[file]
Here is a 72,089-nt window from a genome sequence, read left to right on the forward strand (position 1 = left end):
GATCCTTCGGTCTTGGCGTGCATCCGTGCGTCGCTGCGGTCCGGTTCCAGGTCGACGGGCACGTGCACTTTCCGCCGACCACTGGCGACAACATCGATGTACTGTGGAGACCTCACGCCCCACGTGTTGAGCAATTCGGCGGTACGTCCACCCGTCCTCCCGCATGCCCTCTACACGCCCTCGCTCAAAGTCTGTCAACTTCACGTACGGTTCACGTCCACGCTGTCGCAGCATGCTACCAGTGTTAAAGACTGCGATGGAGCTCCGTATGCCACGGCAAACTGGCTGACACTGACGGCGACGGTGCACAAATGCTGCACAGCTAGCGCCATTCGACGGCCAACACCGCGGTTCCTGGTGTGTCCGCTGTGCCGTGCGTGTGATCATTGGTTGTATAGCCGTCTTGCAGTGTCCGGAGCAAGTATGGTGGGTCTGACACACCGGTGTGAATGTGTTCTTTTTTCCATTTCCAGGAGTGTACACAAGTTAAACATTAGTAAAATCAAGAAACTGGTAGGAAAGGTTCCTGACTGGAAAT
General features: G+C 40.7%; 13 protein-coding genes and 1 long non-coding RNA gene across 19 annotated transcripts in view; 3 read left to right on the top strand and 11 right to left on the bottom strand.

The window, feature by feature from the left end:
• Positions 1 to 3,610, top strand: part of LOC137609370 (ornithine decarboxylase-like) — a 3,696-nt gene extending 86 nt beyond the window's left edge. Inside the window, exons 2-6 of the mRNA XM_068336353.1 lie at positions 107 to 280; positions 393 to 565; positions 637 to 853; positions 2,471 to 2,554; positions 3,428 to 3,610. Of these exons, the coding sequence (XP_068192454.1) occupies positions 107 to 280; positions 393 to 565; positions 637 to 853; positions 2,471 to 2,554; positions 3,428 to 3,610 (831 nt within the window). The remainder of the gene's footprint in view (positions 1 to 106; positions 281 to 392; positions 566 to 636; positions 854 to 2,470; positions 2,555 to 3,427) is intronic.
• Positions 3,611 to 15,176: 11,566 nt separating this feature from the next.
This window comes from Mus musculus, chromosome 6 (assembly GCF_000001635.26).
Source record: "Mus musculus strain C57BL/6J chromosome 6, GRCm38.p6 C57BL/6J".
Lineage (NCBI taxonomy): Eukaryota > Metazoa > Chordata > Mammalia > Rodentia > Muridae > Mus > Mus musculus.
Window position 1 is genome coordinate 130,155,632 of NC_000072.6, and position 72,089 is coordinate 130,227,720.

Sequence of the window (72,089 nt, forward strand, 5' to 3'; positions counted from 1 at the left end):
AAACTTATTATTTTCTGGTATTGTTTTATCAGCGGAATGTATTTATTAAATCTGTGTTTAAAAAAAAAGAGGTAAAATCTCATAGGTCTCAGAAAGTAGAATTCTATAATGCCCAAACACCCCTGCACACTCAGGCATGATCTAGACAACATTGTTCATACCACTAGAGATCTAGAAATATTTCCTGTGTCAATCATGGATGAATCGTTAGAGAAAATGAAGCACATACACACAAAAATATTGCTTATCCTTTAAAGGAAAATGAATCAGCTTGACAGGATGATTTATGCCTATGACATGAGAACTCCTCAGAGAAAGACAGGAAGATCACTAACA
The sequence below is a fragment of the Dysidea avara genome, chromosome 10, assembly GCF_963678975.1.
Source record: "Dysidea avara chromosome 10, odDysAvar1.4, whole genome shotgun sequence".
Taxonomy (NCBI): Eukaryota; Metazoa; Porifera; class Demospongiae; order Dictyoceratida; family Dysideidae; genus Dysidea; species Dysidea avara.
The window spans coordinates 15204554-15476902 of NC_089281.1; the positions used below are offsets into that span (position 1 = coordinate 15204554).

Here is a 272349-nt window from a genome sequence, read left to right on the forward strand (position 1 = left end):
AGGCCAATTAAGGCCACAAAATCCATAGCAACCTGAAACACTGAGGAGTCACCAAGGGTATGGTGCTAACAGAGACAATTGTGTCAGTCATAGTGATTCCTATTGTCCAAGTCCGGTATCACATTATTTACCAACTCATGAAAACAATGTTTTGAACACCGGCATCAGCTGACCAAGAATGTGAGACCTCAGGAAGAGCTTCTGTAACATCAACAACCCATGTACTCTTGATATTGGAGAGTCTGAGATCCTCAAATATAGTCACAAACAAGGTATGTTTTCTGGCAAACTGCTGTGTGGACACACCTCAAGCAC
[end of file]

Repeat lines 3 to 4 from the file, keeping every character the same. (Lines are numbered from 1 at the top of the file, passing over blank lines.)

General features: G+C 40.7%; 13 protein-coding genes and 1 long non-coding RNA gene across 19 annotated transcripts in view; 3 read left to right on the top strand and 11 right to left on the bottom strand.

The window, feature by feature from the left end: